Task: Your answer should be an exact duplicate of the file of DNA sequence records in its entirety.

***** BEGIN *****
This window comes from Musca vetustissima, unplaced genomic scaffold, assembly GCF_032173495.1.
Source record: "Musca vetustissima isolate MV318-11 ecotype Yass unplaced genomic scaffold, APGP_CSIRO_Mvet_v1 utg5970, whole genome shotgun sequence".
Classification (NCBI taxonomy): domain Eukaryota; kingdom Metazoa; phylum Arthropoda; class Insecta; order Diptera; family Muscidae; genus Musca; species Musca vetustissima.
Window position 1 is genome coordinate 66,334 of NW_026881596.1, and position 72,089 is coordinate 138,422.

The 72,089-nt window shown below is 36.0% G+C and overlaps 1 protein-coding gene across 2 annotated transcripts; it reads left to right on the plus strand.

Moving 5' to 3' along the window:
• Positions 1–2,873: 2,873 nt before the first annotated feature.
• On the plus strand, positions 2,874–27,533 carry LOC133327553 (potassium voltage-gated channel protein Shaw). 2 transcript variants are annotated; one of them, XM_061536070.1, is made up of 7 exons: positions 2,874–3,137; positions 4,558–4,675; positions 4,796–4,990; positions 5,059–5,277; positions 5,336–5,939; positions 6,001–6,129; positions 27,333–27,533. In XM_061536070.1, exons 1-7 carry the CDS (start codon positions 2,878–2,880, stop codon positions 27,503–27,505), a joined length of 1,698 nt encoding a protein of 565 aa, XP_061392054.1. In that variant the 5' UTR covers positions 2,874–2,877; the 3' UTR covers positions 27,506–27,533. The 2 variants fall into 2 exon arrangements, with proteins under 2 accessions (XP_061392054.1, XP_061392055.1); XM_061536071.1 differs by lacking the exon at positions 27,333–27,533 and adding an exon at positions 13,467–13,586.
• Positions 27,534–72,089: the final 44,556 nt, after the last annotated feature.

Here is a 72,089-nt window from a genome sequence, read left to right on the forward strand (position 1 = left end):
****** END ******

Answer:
This window comes from Musca vetustissima, unplaced genomic scaffold, assembly GCF_032173495.1.
Source record: "Musca vetustissima isolate MV318-11 ecotype Yass unplaced genomic scaffold, APGP_CSIRO_Mvet_v1 utg5970, whole genome shotgun sequence".
Classification (NCBI taxonomy): domain Eukaryota; kingdom Metazoa; phylum Arthropoda; class Insecta; order Diptera; family Muscidae; genus Musca; species Musca vetustissima.
Window position 1 is genome coordinate 66,334 of NW_026881596.1, and position 72,089 is coordinate 138,422.

The 72,089-nt window shown below is 36.0% G+C and overlaps 1 protein-coding gene across 2 annotated transcripts; it reads left to right on the plus strand.

Moving 5' to 3' along the window:
• Positions 1–2,873: 2,873 nt before the first annotated feature.
• On the plus strand, positions 2,874–27,533 carry LOC133327553 (potassium voltage-gated channel protein Shaw). 2 transcript variants are annotated; one of them, XM_061536070.1, is made up of 7 exons: positions 2,874–3,137; positions 4,558–4,675; positions 4,796–4,990; positions 5,059–5,277; positions 5,336–5,939; positions 6,001–6,129; positions 27,333–27,533. In XM_061536070.1, exons 1-7 carry the CDS (start codon positions 2,878–2,880, stop codon positions 27,503–27,505), a joined length of 1,698 nt encoding a protein of 565 aa, XP_061392054.1. In that variant the 5' UTR covers positions 2,874–2,877; the 3' UTR covers positions 27,506–27,533. The 2 variants fall into 2 exon arrangements, with proteins under 2 accessions (XP_061392054.1, XP_061392055.1); XM_061536071.1 differs by lacking the exon at positions 27,333–27,533 and adding an exon at positions 13,467–13,586.
• Positions 27,534–72,089: the final 44,556 nt, after the last annotated feature.

Here is a 72,089-nt window from a genome sequence, read left to right on the forward strand (position 1 = left end):